Long-term change in surface air temperature over DPR Korea, 1918–2015

  • Kum-Chol Om
  • Guoyu RenEmail author
  • Sang-Il Jong
  • Shuanglin Li
  • Kang-Chol O
  • Chol-Ho Ryang
  • Panfeng Zhang
Original Paper


Land surface air temperature (SAT) change is one of the core issues in monitoring and assessing regional climate change. In this study, the characteristics of SAT change over DPR Korea for the period 1918–2015 were investigated using a high-quality historical dataset. Results show that the region-averaged annual mean SAT increased 0.21 °C/decade for the period 1918–2015 on the basis of data from four stations and 0.19 °C/decade for the period 1941–2015 as estimated based on data from nine stations. Before the 1970s, Pyongyang station in the central region experienced the largest warming trend. Linear trends of seasonal mean SAT during 1941–1970 were negative for all seasons in eastern coast and for summer and autumn in western coast and northern inland areas. Since 1971, however, the annual and seasonal mean SAT trends have shifted to positive values in all regions, with winter experiencing the most rapid warming. During the period of global warming slowdown since 1998 or 2000, no significant seasonal warming trend of wintertime was detectable, and this caused the smallest winter warming for the last 45 years. Other seasons also witnessed a generally weakened warming during 1971–2015 compared to that of 1971–2000. The results of the study will help in understanding regional climate change and in assessing the impacts of climate change on economic and natural ecosystems in the country.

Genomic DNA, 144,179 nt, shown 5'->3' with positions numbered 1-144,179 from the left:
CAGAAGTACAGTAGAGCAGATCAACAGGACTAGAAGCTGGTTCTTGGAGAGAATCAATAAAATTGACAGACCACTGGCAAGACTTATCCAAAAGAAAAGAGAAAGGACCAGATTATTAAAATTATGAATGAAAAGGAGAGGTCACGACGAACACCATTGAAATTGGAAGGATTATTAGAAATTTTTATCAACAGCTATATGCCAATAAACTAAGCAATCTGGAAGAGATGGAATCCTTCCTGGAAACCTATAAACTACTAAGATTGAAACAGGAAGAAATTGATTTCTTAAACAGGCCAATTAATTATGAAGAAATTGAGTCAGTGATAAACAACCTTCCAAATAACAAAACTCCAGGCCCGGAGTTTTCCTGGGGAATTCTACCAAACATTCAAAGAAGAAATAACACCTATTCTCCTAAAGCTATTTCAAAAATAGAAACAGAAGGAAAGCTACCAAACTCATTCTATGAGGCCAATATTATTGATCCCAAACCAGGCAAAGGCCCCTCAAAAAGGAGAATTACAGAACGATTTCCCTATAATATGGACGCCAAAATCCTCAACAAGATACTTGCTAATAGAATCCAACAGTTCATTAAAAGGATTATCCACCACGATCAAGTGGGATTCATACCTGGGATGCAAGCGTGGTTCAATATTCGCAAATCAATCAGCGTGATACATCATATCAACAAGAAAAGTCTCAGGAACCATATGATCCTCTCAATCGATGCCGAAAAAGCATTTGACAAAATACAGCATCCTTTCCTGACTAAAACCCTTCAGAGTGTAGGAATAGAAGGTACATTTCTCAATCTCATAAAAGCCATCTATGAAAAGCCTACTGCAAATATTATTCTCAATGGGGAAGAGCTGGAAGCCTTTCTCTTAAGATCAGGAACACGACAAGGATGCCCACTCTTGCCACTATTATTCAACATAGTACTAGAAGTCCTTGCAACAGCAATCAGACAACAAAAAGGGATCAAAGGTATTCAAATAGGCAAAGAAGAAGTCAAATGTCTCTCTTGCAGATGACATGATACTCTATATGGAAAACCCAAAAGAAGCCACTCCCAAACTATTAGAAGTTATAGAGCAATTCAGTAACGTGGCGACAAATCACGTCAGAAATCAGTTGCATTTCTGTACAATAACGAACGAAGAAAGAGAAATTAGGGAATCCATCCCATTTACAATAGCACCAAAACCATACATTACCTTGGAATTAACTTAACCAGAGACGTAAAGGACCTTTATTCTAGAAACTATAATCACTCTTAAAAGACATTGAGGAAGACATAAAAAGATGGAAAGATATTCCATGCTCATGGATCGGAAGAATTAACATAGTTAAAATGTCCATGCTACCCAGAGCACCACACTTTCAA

We would like to thank the State Hydro-Meteorological Administration (SHMA) of PDRK for providing the observed monthly temperature data and the topographical map data of the study region. The first author shows his gratitude to many teachers and students in the School of Environmental Studies of China University of Geosciences, Wuhan, who gave their selfless helps to him during his stay in China. He also appreciates the help from his colleague Kum-Su Li from Kim Il Sung University.

Funding information

This work is supported by the National Key R&D Program of China (no. 2018YFA0605603).


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Copyright information

© Springer-Verlag GmbH Austria, part of Springer Nature 2019

Authors and Affiliations

  • Kum-Chol Om
    • 1
    • 2
  • Guoyu Ren
    • 1
    Email author
  • Sang-Il Jong
    • 2
  • Shuanglin Li
    • 1
  • Kang-Chol O
    • 1
    • 3
  • Chol-Ho Ryang
    • 4
  • Panfeng Zhang
    • 1
  1. 1.Department of Atmospheric Science, School of Environmental StudiesChina University of GeosciencesWuhanChina
  2. 2.Department of Meteorology, Faculty of Global Environmental ScienceKim Il Sung UniversityPyongyangDemocratic People’s Republic of Korea
  3. 3.Department of Meteorology, Faculty of Agricultural ScienceWonsan Agriculture UniversityWonsanDemocratic People’s Republic of Korea
  4. 4.Department of Meteorology, Faculty of Agricultural ScienceKyeungsang Agriculture CollegeSariwonDemocratic People’s Republic of Korea

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